Washington Wizards coach Doug Collins has paid tribute to retiring basketball legend Michael Jordan.
Collins will have to do without Jordan next season
The 40-year-old Jordan played his final game in the NBA on Wednesday after a 15-year career that has seen him widely regarded as the finest the sport has ever seen.
Collins led the Wizards during Jordan's two-year comeback from retirement and was also Jordan's coach at the Chicago Bulls between 1986-1989.
"He's a basketball genius," Collins told this website.
"The thing I think people don't realise was that when Michael was the best player in the NBA, and arguably the best player of all-time, people looked at his wonderful physical abilities, his mind and competitiveness.
"But what they didn't see was that he was the most fundamentally sound player in the game.
"I was blessed to be with him for three years in Chicago. I've known him as a broadcaster, a coach and a friend so I've seen all sides of him.
"My second year coaching Michael he averaged 35 points a game, he had over 200 steals over 100 blocked shots, he was defensive player of the year and we won 50 games.
"Mentally he can still do the things as a player but physically the magnificent gifts he had with time tend to decline a little bit, but his competitive will sure hasn't.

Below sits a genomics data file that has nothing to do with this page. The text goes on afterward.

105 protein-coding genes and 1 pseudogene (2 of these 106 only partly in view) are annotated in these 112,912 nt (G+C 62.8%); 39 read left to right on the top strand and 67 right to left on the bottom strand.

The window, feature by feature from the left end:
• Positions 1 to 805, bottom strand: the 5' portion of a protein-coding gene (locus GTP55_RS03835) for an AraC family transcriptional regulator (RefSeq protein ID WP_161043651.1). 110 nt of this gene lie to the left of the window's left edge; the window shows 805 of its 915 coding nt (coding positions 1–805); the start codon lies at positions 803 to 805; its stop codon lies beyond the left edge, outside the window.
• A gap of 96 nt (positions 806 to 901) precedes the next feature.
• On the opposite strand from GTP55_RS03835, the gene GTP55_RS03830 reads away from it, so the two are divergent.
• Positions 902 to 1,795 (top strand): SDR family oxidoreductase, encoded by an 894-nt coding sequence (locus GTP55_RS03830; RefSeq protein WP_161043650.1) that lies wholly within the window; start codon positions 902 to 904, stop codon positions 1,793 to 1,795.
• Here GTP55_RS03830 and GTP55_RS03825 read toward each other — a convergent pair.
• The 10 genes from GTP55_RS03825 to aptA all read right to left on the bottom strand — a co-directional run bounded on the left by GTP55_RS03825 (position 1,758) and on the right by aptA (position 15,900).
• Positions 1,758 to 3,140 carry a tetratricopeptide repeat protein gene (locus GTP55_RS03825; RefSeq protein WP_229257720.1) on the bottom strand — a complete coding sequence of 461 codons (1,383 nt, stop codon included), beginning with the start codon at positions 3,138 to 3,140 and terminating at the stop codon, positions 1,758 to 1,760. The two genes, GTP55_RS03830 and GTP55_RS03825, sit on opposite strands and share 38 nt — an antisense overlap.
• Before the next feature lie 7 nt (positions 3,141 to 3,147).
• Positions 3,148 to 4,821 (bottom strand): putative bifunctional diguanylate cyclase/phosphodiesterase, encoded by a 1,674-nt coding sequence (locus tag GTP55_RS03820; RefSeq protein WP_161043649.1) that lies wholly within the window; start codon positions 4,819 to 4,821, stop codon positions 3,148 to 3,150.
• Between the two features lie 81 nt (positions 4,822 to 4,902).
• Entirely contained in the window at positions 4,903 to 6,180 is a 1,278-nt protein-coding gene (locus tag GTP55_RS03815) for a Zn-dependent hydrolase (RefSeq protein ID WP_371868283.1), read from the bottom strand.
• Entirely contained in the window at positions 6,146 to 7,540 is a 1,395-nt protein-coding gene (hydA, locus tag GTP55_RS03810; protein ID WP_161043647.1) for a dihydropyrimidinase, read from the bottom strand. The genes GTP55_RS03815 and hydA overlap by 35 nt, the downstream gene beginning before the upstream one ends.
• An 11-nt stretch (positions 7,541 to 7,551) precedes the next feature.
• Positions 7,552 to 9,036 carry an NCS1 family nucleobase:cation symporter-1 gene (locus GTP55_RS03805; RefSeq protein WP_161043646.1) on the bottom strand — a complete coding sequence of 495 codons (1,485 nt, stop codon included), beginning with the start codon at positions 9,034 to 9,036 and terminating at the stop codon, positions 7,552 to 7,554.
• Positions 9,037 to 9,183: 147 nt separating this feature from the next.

No-one will have a better grasp of this team and what we need to do better than he will
"His love of the game doesn't surprise me any more, his pride doesn't surprise me, his competitiveness, his will to win - they have been there throughout his whole career.
"I think that the thing that just amazes me is there were nights when you just think he can't play physically and he finds a way to do it.
"This guy is a winner. I love him and he's been so good to me throughout my life and I want him to end his career with a smile and be proud and feel good about his two years here."
Jordan's career in Chicago ended with him hitting the winning shot as the Bulls celebrated a sixth NBA title in 1998.
His time in Washington has not quite reached such heady heights, with the Wizards failing to make the play-offs in both seasons.
His first season back ended prematurely through injury and the Wizards slipped out of play-off contention, while they have come up just short this season.
Jordan brought down the curtain in Philadelphia
But Collins said Jordan's return to the court could prove invaluable for when, as appears likely, he reassumes his management role as president of basketball operations with the Wizards.
"There's nothing like travelling with the team, practising with them, being in the locker room and timeouts and being able to observe people at their best and their worst," Collins added.
"Hopefully when Michael is done here and steps into the other seat then no-one will have a better grasp of this team and what we need to do better than he will.
"And that will be vital for us to keep going in the right direction."